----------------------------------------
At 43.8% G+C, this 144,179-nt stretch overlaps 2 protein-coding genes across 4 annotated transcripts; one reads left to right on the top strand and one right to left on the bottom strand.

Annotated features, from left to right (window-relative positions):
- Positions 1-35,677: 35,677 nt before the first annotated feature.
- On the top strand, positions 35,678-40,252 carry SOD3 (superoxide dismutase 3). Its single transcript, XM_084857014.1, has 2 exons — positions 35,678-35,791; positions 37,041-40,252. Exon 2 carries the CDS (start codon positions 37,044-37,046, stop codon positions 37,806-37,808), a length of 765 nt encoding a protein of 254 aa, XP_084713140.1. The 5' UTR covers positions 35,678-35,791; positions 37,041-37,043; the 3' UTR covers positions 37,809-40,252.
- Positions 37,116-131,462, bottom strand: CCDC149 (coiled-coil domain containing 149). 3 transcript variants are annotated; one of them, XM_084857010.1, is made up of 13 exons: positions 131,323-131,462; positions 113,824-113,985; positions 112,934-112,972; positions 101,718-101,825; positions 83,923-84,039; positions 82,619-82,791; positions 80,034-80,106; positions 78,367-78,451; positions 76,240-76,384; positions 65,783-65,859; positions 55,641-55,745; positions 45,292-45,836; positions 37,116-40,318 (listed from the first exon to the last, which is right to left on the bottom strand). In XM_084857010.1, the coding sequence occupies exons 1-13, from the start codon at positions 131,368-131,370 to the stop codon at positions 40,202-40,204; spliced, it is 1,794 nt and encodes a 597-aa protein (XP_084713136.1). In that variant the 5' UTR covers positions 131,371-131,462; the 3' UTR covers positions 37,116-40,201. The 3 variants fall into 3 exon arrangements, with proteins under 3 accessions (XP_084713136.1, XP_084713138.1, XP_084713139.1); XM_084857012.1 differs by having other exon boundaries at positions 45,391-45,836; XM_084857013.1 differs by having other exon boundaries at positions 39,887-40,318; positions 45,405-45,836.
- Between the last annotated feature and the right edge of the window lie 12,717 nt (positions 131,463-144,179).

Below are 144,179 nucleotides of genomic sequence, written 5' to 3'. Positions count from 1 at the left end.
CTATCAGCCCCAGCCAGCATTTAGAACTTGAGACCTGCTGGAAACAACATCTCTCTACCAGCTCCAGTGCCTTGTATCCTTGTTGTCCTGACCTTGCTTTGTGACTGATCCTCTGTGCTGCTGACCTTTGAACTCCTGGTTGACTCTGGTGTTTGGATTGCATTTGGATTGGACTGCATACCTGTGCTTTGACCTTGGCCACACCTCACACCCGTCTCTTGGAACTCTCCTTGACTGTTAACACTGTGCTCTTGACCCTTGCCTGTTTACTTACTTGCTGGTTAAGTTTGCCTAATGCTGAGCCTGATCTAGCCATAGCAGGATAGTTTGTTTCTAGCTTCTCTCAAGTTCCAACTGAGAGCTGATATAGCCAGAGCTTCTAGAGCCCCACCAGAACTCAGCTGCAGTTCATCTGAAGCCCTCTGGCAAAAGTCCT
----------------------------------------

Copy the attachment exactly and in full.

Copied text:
At 43.8% G+C, this 144,179-nt stretch overlaps 2 protein-coding genes across 4 annotated transcripts; one reads left to right on the top strand and one right to left on the bottom strand.

Annotated features, from left to right (window-relative positions):
- Positions 1-35,677: 35,677 nt before the first annotated feature.
- On the top strand, positions 35,678-40,252 carry SOD3 (superoxide dismutase 3). Its single transcript, XM_084857014.1, has 2 exons — positions 35,678-35,791; positions 37,041-40,252. Exon 2 carries the CDS (start codon positions 37,044-37,046, stop codon positions 37,806-37,808), a length of 765 nt encoding a protein of 254 aa, XP_084713140.1. The 5' UTR covers positions 35,678-35,791; positions 37,041-37,043; the 3' UTR covers positions 37,809-40,252.
- Positions 37,116-131,462, bottom strand: CCDC149 (coiled-coil domain containing 149). 3 transcript variants are annotated; one of them, XM_084857010.1, is made up of 13 exons: positions 131,323-131,462; positions 113,824-113,985; positions 112,934-112,972; positions 101,718-101,825; positions 83,923-84,039; positions 82,619-82,791; positions 80,034-80,106; positions 78,367-78,451; positions 76,240-76,384; positions 65,783-65,859; positions 55,641-55,745; positions 45,292-45,836; positions 37,116-40,318 (listed from the first exon to the last, which is right to left on the bottom strand). In XM_084857010.1, the coding sequence occupies exons 1-13, from the start codon at positions 131,368-131,370 to the stop codon at positions 40,202-40,204; spliced, it is 1,794 nt and encodes a 597-aa protein (XP_084713136.1). In that variant the 5' UTR covers positions 131,371-131,462; the 3' UTR covers positions 37,116-40,201. The 3 variants fall into 3 exon arrangements, with proteins under 3 accessions (XP_084713136.1, XP_084713138.1, XP_084713139.1); XM_084857012.1 differs by having other exon boundaries at positions 45,391-45,836; XM_084857013.1 differs by having other exon boundaries at positions 39,887-40,318; positions 45,405-45,836.
- Between the last annotated feature and the right edge of the window lie 12,717 nt (positions 131,463-144,179).

Below are 144,179 nucleotides of genomic sequence, written 5' to 3'. Positions count from 1 at the left end.
CTATCAGCCCCAGCCAGCATTTAGAACTTGAGACCTGCTGGAAACAACATCTCTCTACCAGCTCCAGTGCCTTGTATCCTTGTTGTCCTGACCTTGCTTTGTGACTGATCCTCTGTGCTGCTGACCTTTGAACTCCTGGTTGACTCTGGTGTTTGGATTGCATTTGGATTGGACTGCATACCTGTGCTTTGACCTTGGCCACACCTCACACCCGTCTCTTGGAACTCTCCTTGACTGTTAACACTGTGCTCTTGACCCTTGCCTGTTTACTTACTTGCTGGTTAAGTTTGCCTAATGCTGAGCCTGATCTAGCCATAGCAGGATAGTTTGTTTCTAGCTTCTCTCAAGTTCCAACTGAGAGCTGATATAGCCAGAGCTTCTAGAGCCCCACCAGAACTCAGCTGCAGTTCATCTGAAGCCCTCTGGCAAAAGTCCT